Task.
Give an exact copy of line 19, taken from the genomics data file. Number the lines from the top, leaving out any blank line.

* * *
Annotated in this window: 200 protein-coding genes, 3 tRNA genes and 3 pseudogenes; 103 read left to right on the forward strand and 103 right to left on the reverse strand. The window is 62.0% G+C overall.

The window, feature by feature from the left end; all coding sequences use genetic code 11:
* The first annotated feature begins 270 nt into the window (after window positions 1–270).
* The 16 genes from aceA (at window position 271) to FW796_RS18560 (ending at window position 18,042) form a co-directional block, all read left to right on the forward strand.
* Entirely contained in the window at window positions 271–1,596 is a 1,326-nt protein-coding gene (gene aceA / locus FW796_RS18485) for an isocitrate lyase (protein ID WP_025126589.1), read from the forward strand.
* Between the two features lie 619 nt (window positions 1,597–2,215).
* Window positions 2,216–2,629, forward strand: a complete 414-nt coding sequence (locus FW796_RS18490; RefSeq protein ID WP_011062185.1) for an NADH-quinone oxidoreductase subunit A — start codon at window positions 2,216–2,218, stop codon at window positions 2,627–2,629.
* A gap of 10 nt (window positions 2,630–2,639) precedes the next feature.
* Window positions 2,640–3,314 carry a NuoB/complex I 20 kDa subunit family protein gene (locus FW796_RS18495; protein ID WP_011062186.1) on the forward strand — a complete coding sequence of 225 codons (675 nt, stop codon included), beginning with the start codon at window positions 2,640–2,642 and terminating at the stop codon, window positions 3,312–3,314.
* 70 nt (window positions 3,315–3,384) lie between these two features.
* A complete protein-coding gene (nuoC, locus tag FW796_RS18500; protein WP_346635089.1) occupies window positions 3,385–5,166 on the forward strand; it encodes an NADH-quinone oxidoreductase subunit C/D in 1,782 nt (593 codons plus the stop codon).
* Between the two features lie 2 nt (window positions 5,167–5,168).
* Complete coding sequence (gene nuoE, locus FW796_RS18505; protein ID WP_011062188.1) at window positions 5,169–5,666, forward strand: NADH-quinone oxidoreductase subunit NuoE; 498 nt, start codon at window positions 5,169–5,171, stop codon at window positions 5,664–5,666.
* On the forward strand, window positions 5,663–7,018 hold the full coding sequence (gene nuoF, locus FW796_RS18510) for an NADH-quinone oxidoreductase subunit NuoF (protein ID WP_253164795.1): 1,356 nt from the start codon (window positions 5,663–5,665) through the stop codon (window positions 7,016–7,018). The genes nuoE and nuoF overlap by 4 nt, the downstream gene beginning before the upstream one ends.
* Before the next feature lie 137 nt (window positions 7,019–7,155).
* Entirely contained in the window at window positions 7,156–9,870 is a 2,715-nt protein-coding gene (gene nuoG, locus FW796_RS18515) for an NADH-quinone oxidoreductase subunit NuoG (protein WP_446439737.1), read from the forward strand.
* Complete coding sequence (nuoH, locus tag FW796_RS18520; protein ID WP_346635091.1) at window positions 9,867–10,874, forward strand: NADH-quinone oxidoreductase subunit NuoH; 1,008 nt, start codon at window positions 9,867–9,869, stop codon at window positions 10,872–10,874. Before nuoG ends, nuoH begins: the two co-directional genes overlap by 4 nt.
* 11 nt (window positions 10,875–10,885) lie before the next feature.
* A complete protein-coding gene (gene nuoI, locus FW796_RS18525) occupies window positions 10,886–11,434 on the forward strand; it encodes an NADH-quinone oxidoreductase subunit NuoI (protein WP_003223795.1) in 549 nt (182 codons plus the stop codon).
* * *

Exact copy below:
* A complete protein-coding gene (gene nuoI, locus FW796_RS18525) occupies window positions 10,886–11,434 on the forward strand; it encodes an NADH-quinone oxidoreductase subunit NuoI (protein WP_003223795.1) in 549 nt (182 codons plus the stop codon).